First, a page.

“Before we moved here,” Stan began, “there was a man in our church who lost his wife to cancer.”
“Had they been married a long time?” I asked.
“Not certain how long,” Stan replied, “but quite a few years. They were very close and he missed her terribly.”
“Always sorry to hear that sort of thing,” I responded. “Grief can be quite a burden.”
“Not only that,” Stan said, “but there’s an opposite that can also be a heavy burden.”
“Opposite?” I replied. “What do you mean?”
“It wasn’t too long after that man’s wife died,” Stan replied, “that another couple in the church had the same kind of cancer diagnosis for the wife, but the result was different.”
“In what way?”
“She survived,” Stan said, “and the last I heard she is doing just fine.”
“So,” I replied, “I bet there was a lot of rejoicing over that.”
“By many people,” Stan said, “but not by the man who had lost his wife.”
Continuing he added, “The man could not bring himself to rejoice with the other couple. He was locked in bitterness over the death of his wife. Very angry with God. He didn’t think it was fair that he lost his wife, but the other woman survived.”
“Probably fairly common,” I responded, “don’t you think?”
“I do,” Stan said, “but that doesn’t make it right.”
“The apostle Paul addressed this in his letter to the church in Rome,” Stan continued, “when he wrote about rejoicing with those who rejoice. He didn’t put any conditions on the rejoicing.”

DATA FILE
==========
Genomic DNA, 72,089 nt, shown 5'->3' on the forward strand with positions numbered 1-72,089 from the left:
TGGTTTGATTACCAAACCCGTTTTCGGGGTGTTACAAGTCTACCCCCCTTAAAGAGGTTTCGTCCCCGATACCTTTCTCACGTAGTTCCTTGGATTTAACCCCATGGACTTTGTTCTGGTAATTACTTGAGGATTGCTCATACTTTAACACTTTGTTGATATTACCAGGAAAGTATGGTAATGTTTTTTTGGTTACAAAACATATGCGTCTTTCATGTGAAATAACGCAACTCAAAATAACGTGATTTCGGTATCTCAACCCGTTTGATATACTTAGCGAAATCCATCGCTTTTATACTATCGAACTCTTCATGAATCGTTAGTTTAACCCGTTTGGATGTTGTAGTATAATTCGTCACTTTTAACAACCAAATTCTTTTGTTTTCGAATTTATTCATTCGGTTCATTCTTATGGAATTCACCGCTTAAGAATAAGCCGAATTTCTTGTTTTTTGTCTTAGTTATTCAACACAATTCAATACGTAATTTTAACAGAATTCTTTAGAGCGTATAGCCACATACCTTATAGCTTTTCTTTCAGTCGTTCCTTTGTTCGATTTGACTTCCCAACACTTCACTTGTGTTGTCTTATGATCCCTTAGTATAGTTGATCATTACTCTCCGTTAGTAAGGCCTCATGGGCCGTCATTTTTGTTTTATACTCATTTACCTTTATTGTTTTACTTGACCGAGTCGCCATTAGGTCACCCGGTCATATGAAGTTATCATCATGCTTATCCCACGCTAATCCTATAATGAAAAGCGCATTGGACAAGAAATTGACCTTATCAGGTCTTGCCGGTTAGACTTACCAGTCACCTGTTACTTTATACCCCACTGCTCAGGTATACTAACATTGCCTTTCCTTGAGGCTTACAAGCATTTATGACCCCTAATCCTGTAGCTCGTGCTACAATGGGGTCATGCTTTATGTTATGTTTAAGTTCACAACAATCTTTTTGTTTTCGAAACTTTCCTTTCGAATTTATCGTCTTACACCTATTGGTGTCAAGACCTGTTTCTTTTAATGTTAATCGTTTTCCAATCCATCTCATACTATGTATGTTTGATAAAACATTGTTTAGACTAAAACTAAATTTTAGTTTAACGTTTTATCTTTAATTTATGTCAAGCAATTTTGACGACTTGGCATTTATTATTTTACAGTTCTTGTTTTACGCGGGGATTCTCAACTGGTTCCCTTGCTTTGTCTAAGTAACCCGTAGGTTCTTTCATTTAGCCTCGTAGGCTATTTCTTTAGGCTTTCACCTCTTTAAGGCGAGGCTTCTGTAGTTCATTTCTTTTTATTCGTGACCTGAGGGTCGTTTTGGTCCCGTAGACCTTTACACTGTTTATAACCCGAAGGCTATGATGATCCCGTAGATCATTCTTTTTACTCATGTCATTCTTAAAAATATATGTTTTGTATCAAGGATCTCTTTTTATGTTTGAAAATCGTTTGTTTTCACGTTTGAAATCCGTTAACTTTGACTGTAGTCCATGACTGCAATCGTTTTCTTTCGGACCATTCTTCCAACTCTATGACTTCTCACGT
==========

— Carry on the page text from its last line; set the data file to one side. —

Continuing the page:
“Conditions?” I replied. “What do you mean?”
“Paul didn’t say to rejoice if you feel like rejoicing,” Stan said. “He said to rejoice.”
“And this whole story has a different twist concerning what Paul wrote,” Stan added, “that makes what the man did even more unfortunate.”
“How so?” I asked.
“The couple that survived the cancer,” Stan responded, “had been particularly strong in reaching out to the man who lost his wife. They were there with him all of the way as he grieved and wept over his wife.”
“Well,” I said, “that’s nice, but how does that apply here?”
“The same verse,” Stan replied, “says to weep with those who weep.”
“Oh,” I said, “I see what you mean.”
Rejoice with those who rejoice, and weep with those who weep. Romans 12:15.
Have I not wept for the one whose life is hard? Was not my soul grieved for the needy? Job 30:25.
Prayer: Thank you, Father, for the things you bring into my life for which I am to rejoice. It is easy to rejoice over good things that happen to me. But it is not as easy to rejoice with someone who is rejoicing when I wish I was the one who had the reason to rejoice. Such lack of ability to rejoice with another person comes from self-focus. Please help me with that so I am empathetic with whatever is going on in another person’s life, whether it’s rejoicing or weeping. Help me to come along side of them and provide what they need. Thank you I can and do bring these prayers before you in the name of Jesus. Amen.
Think on this: Have you ever been in a situation where you were weeping and grieving, but no one came along side of you to share your grief? What did that feel like? In the same way have you ever not reached out to another who is weeping because you didn’t know how to reach out? What about rejoicing? Have you ever rejoiced over something and felt resentment from others? If so, how did you respond to that? Have you ever failed to rejoice with another person for the same reason, resenting that it was that person and not you? If so, reflect on that in light of the fact Paul did not write that we are to rejoice only if we feel like rejoicing!